Due to severe cardiac involvement, (Mayo Clinic stage 4: Troponin T: 138 ng/l, N-terminal propeptide of brain natriuretic peptide: 9380 ng/l, serum free light chain difference: 12179 mg/l),[7],[8] a bortezomib-cyclophosphamide-dexamethasone regimen was used for the treatment. Unfortunately, after one cycle, the patient died of myocardial infarction.

IgD amyloidosis is rare. Among 3955 patients with AL amyloidosis seen at Mayo Clinic during a period of 41 years, 53 patients (1.3%) had a serum IgD monoclonal protein. Those patients had a lower frequency of renal and cardiac involvement and had similar survival than their non-IgD counterparts.[9]

The diagnosis of IgD amyloidosis can be difficult. In fact, the IgD monoclonal level is often small and immunofixation in search of IgD is not systematically performed. Therefore, many cases could be unnoticed or taken for a light chain myeloma.[10]

Patients, in whom electrophoresis evoke the presence of monoclonal free light chains, should also be tested for the presence of both IgE and IgD.[11]

Declaration of patient consent

The authors certify that they have obtained all appropriate patient consent forms. In the form the patient(s) has/have given his/her/their consent for his/her/their images and other clinical information to be reported in the journal. The patients understand that their names and initials will not be published and due efforts will be made to conceal their identity, but anonymity cannot be guaranteed.

Financial support and sponsorship

Nil.

Conflicts of interest

There are no conflicts of interest.



 
  References Top

1.
Kyle RA, Gertz MA, Witzig TE, Lust JA, Lacy MQ, Dispenzieri A, et al. Review of 1027 patients with newly diagnosed multiple myeloma. Mayo Clin Proc 2003;78:21-33  Back to cited text no. 1
    
2.
Jancelewicz Z, Takatsuki K, Sugai S, PruzanskiW. IgD multiple myeloma: Review of 133 cases. Arch Intern Med 1975;135:87-93.  Back to cited text no. 2
    
3.
White GC 2nd, Jacobson RJ, Binder RA, Linke RP, Glenner GG. Immunoglobulin D myeloma and amyloidosis: Immunochemical and structural studies of Bence Jones and amyloid fibrillar proteins. Blood 1975;46:713-22.  Back to cited text no. 3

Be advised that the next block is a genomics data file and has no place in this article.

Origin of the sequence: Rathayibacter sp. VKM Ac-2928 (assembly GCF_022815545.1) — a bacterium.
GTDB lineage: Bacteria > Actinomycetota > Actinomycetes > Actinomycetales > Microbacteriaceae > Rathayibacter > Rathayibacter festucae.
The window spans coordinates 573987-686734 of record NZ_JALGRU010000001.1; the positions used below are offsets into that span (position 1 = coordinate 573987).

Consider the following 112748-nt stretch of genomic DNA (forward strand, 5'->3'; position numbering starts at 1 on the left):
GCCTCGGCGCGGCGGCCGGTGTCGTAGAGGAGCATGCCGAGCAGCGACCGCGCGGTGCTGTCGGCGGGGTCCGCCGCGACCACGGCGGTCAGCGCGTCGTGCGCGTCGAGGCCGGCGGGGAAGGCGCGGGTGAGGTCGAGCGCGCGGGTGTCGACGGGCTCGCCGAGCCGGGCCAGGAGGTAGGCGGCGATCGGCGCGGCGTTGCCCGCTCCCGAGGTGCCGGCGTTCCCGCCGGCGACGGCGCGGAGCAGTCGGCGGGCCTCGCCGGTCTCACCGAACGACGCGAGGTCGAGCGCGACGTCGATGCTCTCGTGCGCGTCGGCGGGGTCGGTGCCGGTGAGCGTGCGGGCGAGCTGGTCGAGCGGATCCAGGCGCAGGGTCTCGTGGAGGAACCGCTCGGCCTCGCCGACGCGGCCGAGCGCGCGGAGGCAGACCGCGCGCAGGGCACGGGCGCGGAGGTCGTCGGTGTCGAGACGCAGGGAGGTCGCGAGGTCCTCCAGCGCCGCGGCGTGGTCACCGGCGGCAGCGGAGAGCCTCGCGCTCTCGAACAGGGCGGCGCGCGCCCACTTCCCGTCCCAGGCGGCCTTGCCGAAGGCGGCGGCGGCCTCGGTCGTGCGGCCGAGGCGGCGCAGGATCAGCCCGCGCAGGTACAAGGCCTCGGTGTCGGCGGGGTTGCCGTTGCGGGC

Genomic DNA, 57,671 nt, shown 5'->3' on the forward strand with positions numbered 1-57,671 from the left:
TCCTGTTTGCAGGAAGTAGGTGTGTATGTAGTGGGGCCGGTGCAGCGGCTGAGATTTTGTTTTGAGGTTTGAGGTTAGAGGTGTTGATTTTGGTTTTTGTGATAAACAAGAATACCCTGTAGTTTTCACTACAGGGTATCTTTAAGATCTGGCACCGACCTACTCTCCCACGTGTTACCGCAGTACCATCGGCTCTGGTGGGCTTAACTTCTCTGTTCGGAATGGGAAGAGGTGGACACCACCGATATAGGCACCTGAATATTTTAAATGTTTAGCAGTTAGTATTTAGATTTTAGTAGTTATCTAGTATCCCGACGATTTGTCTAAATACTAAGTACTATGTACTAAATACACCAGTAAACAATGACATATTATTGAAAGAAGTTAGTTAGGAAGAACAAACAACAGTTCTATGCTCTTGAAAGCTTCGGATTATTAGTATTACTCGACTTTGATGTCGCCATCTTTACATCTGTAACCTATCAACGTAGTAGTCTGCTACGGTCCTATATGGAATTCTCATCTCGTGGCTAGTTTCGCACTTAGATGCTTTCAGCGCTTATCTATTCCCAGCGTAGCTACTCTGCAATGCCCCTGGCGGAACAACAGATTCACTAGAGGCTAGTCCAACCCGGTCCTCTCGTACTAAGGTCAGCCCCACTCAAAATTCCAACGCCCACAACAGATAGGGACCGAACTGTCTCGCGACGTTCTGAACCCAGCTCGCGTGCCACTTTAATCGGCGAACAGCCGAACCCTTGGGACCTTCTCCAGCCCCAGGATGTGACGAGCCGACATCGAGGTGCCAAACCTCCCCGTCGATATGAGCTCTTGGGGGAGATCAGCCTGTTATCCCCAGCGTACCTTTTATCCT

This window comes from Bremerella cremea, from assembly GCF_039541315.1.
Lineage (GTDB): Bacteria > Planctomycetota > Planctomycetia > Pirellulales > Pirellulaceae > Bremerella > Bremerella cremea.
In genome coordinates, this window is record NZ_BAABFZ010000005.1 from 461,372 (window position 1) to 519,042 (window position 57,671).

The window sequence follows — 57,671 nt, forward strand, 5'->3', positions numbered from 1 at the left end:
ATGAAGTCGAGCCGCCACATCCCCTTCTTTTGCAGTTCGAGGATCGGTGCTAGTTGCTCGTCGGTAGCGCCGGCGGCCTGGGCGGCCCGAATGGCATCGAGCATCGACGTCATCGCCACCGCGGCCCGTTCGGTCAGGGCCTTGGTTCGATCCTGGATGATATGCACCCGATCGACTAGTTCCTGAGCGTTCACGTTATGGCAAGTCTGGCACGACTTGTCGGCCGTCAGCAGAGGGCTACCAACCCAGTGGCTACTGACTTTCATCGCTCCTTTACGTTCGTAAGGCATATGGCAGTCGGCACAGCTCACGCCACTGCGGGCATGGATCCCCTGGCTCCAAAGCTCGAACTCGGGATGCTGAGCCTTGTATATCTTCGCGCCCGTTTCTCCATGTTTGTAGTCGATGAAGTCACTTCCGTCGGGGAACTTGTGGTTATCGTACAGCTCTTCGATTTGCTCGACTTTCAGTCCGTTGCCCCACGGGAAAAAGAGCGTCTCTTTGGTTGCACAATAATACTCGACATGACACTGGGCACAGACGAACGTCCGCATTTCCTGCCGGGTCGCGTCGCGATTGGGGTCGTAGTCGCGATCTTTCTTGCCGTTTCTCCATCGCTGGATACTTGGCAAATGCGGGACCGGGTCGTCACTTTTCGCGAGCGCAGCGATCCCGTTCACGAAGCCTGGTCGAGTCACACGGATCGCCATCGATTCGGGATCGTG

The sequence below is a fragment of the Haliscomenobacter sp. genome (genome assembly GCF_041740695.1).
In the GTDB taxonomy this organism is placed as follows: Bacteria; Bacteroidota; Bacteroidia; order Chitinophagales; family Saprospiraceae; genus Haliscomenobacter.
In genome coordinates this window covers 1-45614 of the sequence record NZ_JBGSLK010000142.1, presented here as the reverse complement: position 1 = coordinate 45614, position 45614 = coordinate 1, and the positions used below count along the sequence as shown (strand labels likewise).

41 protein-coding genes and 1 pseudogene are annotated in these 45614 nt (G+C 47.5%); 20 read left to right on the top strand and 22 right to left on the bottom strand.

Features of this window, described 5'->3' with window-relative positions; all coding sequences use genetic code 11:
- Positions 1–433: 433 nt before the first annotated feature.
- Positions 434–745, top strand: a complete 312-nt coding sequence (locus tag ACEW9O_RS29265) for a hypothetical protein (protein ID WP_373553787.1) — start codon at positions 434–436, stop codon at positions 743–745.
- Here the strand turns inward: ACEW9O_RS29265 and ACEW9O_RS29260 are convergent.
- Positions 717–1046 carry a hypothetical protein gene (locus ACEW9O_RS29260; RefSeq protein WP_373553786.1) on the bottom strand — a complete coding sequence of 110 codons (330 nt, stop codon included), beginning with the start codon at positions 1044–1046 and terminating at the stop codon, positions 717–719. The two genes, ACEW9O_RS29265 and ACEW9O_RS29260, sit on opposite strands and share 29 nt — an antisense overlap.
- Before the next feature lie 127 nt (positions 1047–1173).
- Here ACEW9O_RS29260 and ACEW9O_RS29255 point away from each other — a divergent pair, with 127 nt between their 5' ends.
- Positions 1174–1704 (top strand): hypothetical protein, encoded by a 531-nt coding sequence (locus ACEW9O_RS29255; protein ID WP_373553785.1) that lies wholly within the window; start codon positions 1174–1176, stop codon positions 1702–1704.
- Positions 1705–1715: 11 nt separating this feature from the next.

4.
Wechalekar A, Amato D, Chen C, Keith Stewart A, Reece D. IgD multiple myeloma: A clinical profile and outcome with chemotherapy and autologous stem cell transplantation. Ann Hematol 2005;84:115-7.  Back to cited text no. 4
    
5.
Blade J, Kyle RA. IgD monoclonal gammopathy with long-term follow-up. Br J Haematol 1994;88:395-6.  Back to cited text no. 5
    
6.
Kim MK, Suh C, Lee DH, Min CK, KIM SJ, Kim K, et al. Immunoglobulin D multiple myeloma: Response to therapy, survival, and prognostic factors in 75 patients. Ann Oncol 2011;22:411-6.  Back to cited text no. 6
    
7.
Dispenzieri A, Gertz MA, Kyle RA, Lacy MQ, Burritt MF, Therneau TM, et al. Serum cardiac troponins and N-terminal pro-brain natriuretic peptide: A staging system for primary systemic amyloidosis. J Clin Oncol 2004;22:3751-7.  Back to cited text no. 7
    
8.
Kumar S, Dispenzieri A, Lacy MQ, Hayman SR, Buadi FK, Colby C, et al. Revised prognostic staging system for light chain amyloidosis incorporating cardiac biomarkers and serum free light chain measurements. J Clin Oncol 2012;30:989-95.  Back to cited text no. 8
    
9.
Gertz MA, Buadi FK, Hayman SR, Dingli D, Dispenzieri A, Greipp PR, et al. Immunoglobulin D amyloidosis: A distinct entity. Blood 2012;119:44-8.  Back to cited text no. 9
    
10.
Tharp AM, Woodruff RD, Shihabi ZK. Case report: IgD-Kappa myeloma: An unusual case. Ann Clin Lab Sci 2003;33:97-100.  Back to cited text no. 10
    
11.
Pandey S, Kyle RA. Unusual myelomas: A review of IgD and IgE variants. Oncology (Williston Park) 2013;27:798-803.  Back to cited text no. 11
    


    Figures

  [Figure 1], [Figure 2]